expfarmLast week, I covered half of the stops on the Twilight Crops Tour held August 7th. Today I will cover the rest, in no particular order. So what else is new and happening at the Experiment Station?

Herb Reid next of one of his  corn patches
Herb Reid next of one of his corn patches

In his research project entitled Open Pollinated Corn trials, Herb Reid has been searching for characteristics in heritage varieties that farmers may find valuable. Coincidentially, I’ve been reading Dan Barber’s The Third Plate: Field Notes on the Future of Food, and he begins his book with the arrival in the mail of a corn cob from a rare-seeds collector. Eight Row Flint Corn once was the dominate variety in New England, known for its distinctive, marvelous flavor, but it has long since  been replaced by hybrid varieties.  The seed collector asked if Dan would try growing the heritage grain. That next fall, he ground up a successful crop of Eight Row Flint and was delighted with the flavor and aroma of the polenta he served up. It became another unique offering for his popular restaurants.

Herb has been growing heritage breeds with colorful names –Hickory King, Reid’s Yellow Dent, Bloody Butcher, CheroWhite Eagle, and Kentucky Butcher. He asked those in attendance to look carefully and tell what is the difference between the  heritage varieties and a modern hybrid variety planted nearby. We were slow to note the differences so he pointed out the different heights of the corn within the heritage varieties vs. the hybrid corn that was much more uniform in size. It was quite obvious once he pointed it out. His work will be important for farmers seeking heritage grains that are uniquely suited to this climate or produce grain that meets local market needs.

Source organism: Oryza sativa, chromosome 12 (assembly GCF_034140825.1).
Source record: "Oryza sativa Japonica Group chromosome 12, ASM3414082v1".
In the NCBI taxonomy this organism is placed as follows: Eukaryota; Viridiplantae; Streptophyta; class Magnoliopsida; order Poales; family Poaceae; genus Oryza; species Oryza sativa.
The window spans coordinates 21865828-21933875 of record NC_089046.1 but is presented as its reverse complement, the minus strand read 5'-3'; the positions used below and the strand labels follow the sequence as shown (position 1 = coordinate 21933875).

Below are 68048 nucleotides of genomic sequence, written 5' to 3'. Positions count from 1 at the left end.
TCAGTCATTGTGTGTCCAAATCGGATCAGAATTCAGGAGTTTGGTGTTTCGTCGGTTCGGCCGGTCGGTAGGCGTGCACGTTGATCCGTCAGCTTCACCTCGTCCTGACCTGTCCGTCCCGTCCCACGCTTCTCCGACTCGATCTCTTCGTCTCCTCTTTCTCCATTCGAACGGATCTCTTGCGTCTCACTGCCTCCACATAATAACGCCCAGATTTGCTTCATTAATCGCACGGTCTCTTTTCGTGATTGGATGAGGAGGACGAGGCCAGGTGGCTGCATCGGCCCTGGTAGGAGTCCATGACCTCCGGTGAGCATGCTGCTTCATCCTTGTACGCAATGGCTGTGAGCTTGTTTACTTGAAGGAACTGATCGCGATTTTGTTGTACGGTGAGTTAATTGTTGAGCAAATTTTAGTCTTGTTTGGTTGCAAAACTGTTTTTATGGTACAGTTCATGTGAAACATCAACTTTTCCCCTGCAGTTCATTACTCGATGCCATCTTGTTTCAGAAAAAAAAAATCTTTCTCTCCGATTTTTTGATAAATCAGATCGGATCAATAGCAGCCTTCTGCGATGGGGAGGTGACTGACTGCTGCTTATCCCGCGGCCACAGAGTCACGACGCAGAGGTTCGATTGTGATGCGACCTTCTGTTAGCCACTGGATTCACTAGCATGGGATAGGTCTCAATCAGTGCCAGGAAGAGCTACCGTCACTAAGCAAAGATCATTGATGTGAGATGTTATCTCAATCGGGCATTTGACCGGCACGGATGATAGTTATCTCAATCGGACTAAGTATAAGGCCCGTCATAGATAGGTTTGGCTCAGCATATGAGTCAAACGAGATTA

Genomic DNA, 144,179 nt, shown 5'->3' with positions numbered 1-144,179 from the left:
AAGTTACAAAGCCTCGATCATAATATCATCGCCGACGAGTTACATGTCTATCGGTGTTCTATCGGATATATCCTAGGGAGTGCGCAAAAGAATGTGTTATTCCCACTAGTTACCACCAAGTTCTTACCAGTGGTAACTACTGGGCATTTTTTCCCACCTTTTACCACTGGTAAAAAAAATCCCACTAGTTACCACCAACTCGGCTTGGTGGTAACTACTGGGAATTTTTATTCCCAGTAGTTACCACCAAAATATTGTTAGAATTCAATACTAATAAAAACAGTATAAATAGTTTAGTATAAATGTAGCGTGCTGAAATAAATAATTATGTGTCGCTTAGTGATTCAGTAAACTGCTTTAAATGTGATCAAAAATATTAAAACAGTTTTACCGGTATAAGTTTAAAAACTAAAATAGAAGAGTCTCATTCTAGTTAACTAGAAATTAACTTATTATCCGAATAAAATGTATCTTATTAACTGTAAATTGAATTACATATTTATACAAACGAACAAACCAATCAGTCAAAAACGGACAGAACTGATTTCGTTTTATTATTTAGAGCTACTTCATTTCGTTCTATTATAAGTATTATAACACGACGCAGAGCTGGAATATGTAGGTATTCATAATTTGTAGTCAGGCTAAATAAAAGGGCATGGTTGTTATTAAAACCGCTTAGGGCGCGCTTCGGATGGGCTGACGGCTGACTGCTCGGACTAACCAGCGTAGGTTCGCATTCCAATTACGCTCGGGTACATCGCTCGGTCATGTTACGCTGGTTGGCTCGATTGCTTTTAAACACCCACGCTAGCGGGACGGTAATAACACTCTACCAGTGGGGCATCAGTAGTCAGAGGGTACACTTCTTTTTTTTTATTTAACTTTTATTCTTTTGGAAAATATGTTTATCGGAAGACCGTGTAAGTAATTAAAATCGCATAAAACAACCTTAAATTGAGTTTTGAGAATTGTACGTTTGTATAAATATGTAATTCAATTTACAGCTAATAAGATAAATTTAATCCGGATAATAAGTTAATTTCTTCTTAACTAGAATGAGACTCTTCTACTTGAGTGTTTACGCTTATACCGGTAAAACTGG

Bob Kratochvil
Bob Kratochvil

Bob Kratochvil, Extension Agronomist,  began his presentation on his research project Corn Nitrogen Use Efficiency (NUE) & Cropping Sequence Effects by pulling out two soybean plants and asking attendees to describe what was the difference between the two. As most of us were scratching our heads, a young person spoke out that one of the plants had little “round things” (nodules) on its roots. Bob grinned and confirmed that was the difference. Soybeans usually fix nitrogen in the nodules in their roots. They had produced soybeans without nodules to help determine how much nitrogen residue was left after corn was grown on the fields the previous year.

State legislation does not allow fall fertilizer to be applied on wheat that is planted after corn is harvested unless a soils test indicates very low levels of nitrogen. One of Bob’s research projects will help to determine if there is enough nitrogen left for the wheat crop and the soybeans without nodules will help him do that.U.ofM.Experimental.Farm 018